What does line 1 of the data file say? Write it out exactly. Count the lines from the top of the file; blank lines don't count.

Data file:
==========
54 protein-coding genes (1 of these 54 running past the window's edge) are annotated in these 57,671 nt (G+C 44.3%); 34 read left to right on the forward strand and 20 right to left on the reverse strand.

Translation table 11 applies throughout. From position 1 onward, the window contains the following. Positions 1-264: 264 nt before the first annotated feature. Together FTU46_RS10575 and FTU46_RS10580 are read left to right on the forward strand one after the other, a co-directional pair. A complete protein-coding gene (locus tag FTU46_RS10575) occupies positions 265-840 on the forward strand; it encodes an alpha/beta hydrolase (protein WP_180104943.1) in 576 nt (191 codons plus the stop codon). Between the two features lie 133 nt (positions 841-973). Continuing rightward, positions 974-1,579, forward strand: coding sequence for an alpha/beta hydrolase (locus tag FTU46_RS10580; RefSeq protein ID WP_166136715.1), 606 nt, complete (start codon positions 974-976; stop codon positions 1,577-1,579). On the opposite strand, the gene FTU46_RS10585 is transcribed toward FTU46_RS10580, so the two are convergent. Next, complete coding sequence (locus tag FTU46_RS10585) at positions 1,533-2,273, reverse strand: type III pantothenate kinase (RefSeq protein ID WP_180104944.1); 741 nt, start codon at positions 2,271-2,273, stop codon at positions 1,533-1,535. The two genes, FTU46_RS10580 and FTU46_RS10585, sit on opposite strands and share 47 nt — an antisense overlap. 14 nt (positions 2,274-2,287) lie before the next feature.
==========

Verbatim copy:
54 protein-coding genes (1 of these 54 running past the window's edge) are annotated in these 57,671 nt (G+C 44.3%); 34 read left to right on the forward strand and 20 right to left on the reverse strand.